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We’re back with part 2 of our brief foray into optimization. I promise we’ll get back to building out our login system very shortly, but sometimes it’s better to optimize before writing a bunch more code, rather than after.

We’ve cut our Webpack bundle in half by using the uglify plugin on our production builds, but we’re still serving those builds from a built-in server, and we’ve still got hot-reloading enabled in production. Today we’re going to fix both of those issues.

Let’s start by opening webpack.config.js. Sick of this file, yet? I don’t blame you, but it’s one of the main parts of our app. Not quite the heart or brain, but at least the pancreas or liver. Anyway, we don’t actually have too many changes to make here, but we need to split out hot module reloading so that it’s only run when we run our dev server. Also, since we’re going to be creating static files for production, we need to adjust our output block. Let’s do that first. We’re going to start by creating several ternary operators that check our environment. A quick reminder on how ternaries work. They’re basically this:

const final = is a condition met? if yes return X : if no return Y;

So, for example, here’s a simple one:

const myNumber = 12
const numberDescription = myNumber > 10 ? 'bigger than ten!' : 'not bigger than ten!';

If you change the value of myNumber, you’ll get one of the two strings based on whether or not the value is, in fact, bigger than ten. That’s a useless ternary that would actually be better as a function that takes a number argument, but you get the idea. Let’s write one that’s actually useful. Add this on line 5:

const cssOutputLocation = process.env.NODE_ENV === 'production' ?
  'public/stylesheets/style-prod.css' :
  'stylesheets/style.css';

We’re splitting it into multiple lines because ESLint doesn’t like lines over 100 characters long, but it’s still the same approach. Are we in production? If yes, output a static file called “style-prod.css” to our public folder. If not, our output will be slightly different since it’ll be served by the Webpack Express middleware. The correct destination is stored in our cssOutputLocation variable, which we’ll use lower in the file.

Now we need to do the same for our JavaScript. This is a little more complex, because the output block isn’t a single line. Rather than try to stuff a bunch of objects into a ternary, we’re going to create our objects first. Just below the cssOutputLocation lines, add the following:

const jsProdOutput = {
  filename: 'public/javascripts/build-prod.js',
  path: resolve(__dirname),
  publicPath: '/',
};

const jsDevOutput = {
  filename: 'javascripts/build.js',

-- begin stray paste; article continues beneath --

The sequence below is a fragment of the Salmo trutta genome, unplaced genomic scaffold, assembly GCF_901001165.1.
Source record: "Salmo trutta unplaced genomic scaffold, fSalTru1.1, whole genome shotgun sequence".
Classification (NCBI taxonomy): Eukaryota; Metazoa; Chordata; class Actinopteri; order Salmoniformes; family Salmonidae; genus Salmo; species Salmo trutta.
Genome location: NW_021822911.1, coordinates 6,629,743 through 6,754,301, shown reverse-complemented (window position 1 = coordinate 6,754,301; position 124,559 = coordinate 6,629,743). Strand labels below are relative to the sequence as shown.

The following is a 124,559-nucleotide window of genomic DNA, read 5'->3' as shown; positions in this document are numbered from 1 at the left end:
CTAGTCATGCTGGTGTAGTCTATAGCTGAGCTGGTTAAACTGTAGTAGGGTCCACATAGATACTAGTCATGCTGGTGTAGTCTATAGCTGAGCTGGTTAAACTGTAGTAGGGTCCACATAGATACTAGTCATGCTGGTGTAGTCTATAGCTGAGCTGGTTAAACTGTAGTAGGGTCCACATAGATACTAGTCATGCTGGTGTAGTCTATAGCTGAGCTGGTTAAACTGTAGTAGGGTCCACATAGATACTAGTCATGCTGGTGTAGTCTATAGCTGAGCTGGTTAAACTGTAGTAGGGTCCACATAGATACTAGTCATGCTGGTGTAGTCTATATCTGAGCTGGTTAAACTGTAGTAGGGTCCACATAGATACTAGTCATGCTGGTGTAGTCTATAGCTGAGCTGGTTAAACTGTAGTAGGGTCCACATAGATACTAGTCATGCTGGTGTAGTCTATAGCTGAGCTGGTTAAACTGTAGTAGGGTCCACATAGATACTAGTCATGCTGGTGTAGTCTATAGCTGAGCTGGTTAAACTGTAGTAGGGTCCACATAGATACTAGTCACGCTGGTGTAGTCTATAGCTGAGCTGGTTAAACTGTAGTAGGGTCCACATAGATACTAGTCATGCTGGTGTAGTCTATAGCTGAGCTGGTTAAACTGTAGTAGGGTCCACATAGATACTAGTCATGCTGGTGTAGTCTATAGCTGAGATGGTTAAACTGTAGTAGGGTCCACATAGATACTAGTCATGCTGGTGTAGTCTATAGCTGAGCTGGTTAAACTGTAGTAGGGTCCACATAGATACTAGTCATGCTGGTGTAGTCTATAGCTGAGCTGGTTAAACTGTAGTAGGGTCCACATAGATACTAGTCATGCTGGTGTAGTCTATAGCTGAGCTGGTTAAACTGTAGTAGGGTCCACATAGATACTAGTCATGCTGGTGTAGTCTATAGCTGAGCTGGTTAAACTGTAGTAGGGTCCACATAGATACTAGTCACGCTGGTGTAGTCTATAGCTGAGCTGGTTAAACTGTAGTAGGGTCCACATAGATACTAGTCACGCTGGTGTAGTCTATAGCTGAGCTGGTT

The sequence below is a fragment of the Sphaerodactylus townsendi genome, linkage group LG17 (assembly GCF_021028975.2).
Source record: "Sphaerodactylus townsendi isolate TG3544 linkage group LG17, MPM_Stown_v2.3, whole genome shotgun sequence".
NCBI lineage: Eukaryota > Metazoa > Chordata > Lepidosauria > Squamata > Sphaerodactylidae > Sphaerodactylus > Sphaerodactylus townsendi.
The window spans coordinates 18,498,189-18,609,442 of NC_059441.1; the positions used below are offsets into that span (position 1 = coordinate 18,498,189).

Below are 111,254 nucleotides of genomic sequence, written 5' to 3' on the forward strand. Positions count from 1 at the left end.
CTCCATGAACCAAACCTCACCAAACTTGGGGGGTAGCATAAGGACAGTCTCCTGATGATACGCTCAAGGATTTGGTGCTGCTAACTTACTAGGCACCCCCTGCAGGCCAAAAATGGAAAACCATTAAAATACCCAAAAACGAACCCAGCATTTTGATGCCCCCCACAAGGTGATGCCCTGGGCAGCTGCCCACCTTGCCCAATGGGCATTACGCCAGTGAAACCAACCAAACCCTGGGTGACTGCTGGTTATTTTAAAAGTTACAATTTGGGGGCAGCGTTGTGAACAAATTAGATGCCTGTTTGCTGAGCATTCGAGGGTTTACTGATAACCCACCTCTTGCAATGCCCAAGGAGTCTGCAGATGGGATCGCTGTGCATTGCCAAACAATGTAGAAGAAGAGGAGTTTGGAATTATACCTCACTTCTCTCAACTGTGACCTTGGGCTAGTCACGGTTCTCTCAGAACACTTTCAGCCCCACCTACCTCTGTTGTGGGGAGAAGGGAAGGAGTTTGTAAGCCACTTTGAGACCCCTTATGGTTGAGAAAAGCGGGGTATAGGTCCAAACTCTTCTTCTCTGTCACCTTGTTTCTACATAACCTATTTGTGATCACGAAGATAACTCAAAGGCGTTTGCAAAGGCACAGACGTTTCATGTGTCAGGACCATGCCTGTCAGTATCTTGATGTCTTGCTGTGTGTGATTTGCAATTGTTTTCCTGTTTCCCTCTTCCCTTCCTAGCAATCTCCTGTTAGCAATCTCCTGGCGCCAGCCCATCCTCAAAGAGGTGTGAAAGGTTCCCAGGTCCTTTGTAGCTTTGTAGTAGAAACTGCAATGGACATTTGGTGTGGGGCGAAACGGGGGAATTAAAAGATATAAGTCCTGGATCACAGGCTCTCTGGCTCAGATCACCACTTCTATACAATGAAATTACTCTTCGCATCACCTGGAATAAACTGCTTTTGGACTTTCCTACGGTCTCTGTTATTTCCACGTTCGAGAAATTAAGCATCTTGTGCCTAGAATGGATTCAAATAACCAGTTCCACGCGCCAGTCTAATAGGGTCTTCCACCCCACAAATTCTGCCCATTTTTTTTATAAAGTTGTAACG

path: '/',
  publicPath: '/',
};

Again, this will allow us to differentiate between production static files, and the dev files that our server will serve up. The different names means Express’s static file serving middleware won’t cause conflicts with the dev server, which is always handy (if we just named it “build.js” in both cases, it’d break things).

OK, now we can write our ternary like this:

const jsOutputLocation = process.env.NODE_ENV === 'production' ? jsProdOutput : jsDevOutput;

Excellent. Now we’ve got cssOutputLocation and jsOuputLocation variables. We’ll use those in a second. We could also just go with separate Webpack config files for production or development, and we probably will do exactly that in the long run, but I like doing it conditionally first so we can really get a sense of what the differences are while looking at a single file.

Now we need to modify our entry block. Right now it’s always running through a bunch of hot-loading entry points. That’s not useful for production. Skip down to the very bottom of the file, and add the following code:

if (process.env.NODE_ENV !== 'production') {
  module.exports.entry.unshift(
    'react-hot-loader/patch',
    'react-hot-loader/babel',
    'webpack-hot-middleware/client',
  );
}

Array.unshift() sticks stuff at the beginning of an array (as opposed to Array.push() which puts stuff at the end), so now we’re only adding our hot-reloading stuff when we’re not in production. Well, almost. Scroll back up, and delete those three lines from your entry block, so it looks like this:

  entry: [
    './index.jsx',
  ],

Now, when Webpack runs, if it’s not in production, it’ll toss those three lines back in ahead of index.js … but if we are in production, it won’t include them. This will generate more file size savings. All right, let’s replace our output block with our jsOutputLocation variable. Your entire output section should now look like this:

output: jsOutputLocation,

And let’s do the same for our CSS. Scroll down to the plugins section, and replace this line:

    new ExtractTextPlugin('stylesheets/style.css'),

with this one:

    new ExtractTextPlugin(cssOutputLocation),

There’s only one more thing to do in this file. Did you notice that we’re still calling the Hot Module Replacement Plugin regardless of whether we’re in prod or dev? Let’s fix that. Cut that line out of the plugins block, and in the if statement at the bottom of your file, add it below the entry lines, like this:

  module.exports.plugins.unshift(new webpack.HotModuleReplacementPlugin());

So the entire if statement will look like this:

if (process.env.NODE_ENV !== 'production') {
  module.exports.entry.unshift(
    'react-hot-loader/patch',
    'react-hot-loader/babel',
    'webpack-hot-middleware/client',
  );
  module.exports.plugins.push(new webpack.HotModuleReplacementPlugin());
}

That’s it for this file. For reference, here's the entire thing:

const { resolve } = require('path');
const webpack = require('webpack');
const ExtractTextPlugin = require('extract-text-webpack-plugin');

const cssOutputLocation = process.env.NODE_ENV === 'production' ?
  'public/stylesheets/style-prod.css' :
  'stylesheets/style.css';

const jsProdOutput = {